As the weather finally begins cooling, the season changes and the rains come, the migratory birds are on the move, and there is a short period where you can be surprised or disappointed walking into a forest on a bird walk. On a recent walk through Oatley Park Reserve the abscence of the Summer migrants was noticeable and even the resident perennial birds were quiet after the weeks of heavy rains we had just experienced. The faithful Grey Fantail appeared to brighten my day, probably more out of curiosity than anything else. Click on photos to enlarge.
It is always a delight to see this bird flitting about fanning its tail and making its gentle excited high pitched call and flying off a limb to catch an insect on the fly, then returning to the same branch. But the greatest delight and usually unexpected is the appearance of the Rufous Fantail.
This bird is outstandingly beautiful when the sun illuminates its tail when it is fanning. It is both a bird photographers delight but more so a challenge to get the tail open shot as it only lasts a fraction of second most of the time. You may see a small flock of these birds passing through the under growth and lower canopy, often with the Grey Fantail. They may be there a few days and then gone, appearing again unexpectedly at a later date. They are more common in the north east of Australia and are classified as a summer breeding migrant. Of course these are by no means great photos, as this is all I got that day, and I have showcased excellent photos of this bird in previous posts. Sometimes this is all you get, a brief look through the bush, a moment of splendour.
The changing seasons brings both uncertain weather, temperatures and birding as winter approaches. Of course I did see other common resident birds on my walk, which can easily be taken for granted since they are always seen there. The Australian Black-backed Magpie is a common resident I saw on the day.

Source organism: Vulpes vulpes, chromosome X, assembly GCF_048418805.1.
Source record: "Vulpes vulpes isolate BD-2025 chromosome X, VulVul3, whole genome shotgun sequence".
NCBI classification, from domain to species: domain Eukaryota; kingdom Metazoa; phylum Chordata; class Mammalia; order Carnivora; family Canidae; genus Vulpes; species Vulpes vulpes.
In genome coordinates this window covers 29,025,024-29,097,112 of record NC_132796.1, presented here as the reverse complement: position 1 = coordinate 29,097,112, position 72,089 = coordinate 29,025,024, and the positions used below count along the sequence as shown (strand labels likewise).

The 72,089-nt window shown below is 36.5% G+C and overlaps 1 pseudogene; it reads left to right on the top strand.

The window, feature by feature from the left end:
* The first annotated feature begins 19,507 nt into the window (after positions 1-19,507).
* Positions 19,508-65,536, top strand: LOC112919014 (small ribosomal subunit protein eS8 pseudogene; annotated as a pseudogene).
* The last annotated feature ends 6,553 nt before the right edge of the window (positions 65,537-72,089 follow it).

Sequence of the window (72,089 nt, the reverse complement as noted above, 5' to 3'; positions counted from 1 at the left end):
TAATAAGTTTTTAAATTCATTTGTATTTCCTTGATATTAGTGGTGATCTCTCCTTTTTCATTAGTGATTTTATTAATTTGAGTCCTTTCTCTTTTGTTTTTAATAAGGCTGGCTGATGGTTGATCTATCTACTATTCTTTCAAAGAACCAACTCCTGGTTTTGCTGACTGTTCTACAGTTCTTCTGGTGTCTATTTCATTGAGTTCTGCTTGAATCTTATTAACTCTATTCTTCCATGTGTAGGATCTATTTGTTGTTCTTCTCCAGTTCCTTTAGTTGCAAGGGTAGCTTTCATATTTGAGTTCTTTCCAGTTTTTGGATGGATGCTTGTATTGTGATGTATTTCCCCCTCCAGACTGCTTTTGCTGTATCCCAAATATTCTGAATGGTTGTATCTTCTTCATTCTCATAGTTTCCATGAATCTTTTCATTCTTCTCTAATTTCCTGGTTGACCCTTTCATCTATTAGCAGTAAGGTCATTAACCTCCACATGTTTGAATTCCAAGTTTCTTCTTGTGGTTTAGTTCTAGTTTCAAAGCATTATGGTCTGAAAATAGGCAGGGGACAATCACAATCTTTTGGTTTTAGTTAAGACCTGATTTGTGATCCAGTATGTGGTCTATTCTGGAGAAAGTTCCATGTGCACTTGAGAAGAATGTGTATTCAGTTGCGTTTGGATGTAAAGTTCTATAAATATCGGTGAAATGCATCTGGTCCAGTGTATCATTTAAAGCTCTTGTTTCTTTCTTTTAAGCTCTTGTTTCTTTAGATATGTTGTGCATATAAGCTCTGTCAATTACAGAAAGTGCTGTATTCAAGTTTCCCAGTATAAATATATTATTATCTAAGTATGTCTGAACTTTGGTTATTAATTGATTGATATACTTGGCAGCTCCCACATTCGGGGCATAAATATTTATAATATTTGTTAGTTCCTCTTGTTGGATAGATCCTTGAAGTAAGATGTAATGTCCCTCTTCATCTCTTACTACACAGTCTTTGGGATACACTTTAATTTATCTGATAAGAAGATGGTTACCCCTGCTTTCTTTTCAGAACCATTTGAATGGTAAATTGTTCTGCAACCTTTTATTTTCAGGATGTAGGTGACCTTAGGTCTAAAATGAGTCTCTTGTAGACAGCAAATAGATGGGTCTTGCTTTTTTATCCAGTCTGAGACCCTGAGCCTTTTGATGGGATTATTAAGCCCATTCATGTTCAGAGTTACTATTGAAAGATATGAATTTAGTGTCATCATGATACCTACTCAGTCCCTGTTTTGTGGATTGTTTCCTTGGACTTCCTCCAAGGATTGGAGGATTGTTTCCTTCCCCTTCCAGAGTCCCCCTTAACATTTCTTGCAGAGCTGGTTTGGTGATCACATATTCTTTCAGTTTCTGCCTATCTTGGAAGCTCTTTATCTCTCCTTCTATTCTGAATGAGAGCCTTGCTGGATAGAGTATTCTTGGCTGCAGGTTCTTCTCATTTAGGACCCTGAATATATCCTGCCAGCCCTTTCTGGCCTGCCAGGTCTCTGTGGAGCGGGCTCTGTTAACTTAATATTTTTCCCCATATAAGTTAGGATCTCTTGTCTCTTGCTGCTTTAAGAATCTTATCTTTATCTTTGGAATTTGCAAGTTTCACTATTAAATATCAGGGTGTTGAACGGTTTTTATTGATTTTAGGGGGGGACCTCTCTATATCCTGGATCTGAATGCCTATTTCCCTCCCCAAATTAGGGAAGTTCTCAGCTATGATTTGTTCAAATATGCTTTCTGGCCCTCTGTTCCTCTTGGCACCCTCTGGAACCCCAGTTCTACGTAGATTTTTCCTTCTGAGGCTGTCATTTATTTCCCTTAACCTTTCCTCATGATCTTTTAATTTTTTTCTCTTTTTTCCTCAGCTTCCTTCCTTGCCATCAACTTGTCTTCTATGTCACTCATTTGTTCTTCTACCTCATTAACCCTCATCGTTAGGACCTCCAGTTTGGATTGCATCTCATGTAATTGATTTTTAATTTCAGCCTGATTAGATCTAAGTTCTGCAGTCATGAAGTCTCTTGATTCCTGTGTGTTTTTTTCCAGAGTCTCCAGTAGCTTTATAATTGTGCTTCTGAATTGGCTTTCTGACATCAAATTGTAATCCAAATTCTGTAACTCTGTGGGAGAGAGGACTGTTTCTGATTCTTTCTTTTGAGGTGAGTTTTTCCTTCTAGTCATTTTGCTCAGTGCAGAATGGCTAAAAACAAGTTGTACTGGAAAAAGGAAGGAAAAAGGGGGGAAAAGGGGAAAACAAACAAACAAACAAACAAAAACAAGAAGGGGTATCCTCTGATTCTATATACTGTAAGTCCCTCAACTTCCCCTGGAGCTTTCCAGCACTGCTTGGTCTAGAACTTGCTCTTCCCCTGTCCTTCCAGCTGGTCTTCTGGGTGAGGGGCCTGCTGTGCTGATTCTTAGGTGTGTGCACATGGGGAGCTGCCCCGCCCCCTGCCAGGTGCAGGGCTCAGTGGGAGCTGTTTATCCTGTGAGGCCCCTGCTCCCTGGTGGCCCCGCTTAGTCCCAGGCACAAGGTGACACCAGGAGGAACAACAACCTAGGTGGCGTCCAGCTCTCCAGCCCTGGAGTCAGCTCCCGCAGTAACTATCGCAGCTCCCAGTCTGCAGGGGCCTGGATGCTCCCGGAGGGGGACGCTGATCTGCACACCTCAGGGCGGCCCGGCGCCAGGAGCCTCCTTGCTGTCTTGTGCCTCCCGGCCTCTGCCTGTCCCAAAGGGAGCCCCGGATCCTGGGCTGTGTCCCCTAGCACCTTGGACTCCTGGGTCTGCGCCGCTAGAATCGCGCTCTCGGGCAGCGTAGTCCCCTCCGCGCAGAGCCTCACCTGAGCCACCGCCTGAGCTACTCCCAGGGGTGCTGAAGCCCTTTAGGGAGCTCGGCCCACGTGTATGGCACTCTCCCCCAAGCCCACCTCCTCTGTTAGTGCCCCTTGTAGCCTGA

Since my walk was cut short by time restraints this was all I found among the passerines on the day. As all good birders know, if you want to see birds you often have spend the time waiting patiently for them to pass through their feeding tree corridors.
Like this lonely mushroom I saw that had sprouted after the long wet period, you can feel quite alone in a forest when you do not hear the birds calling. There is a spooky silence in the forest, an emptiness that is difficult to explain. We are so blessed having so many beautiful birds with so many beautiful song tunes, we need desperately to conserve and preserve them from extinction, after all, we were all given the commission to care for and lovingly rule over the other creatures.
‘So God created mankind in his own image, in the image of God he created them;
male and female he created them. God blessed them and said to them, “Be fruitful and increase in number; fill the earth and subdue it. Rule over the fish in the sea and the birds in the sky and over every living creature that moves on the ground.”
“Then God said, “I give you every seed-bearing plant on the face of the whole earth and every tree that has fruit with seed in it. They will be yours for food. And to all the beasts of the earth and all the birds in the sky and all the creatures that move along the ground—everything that has the breath of life in it—I give every green plant for food.” And it was so.’ – Genesis 27-30
Check out the rest of my web site. Have a wonderful week!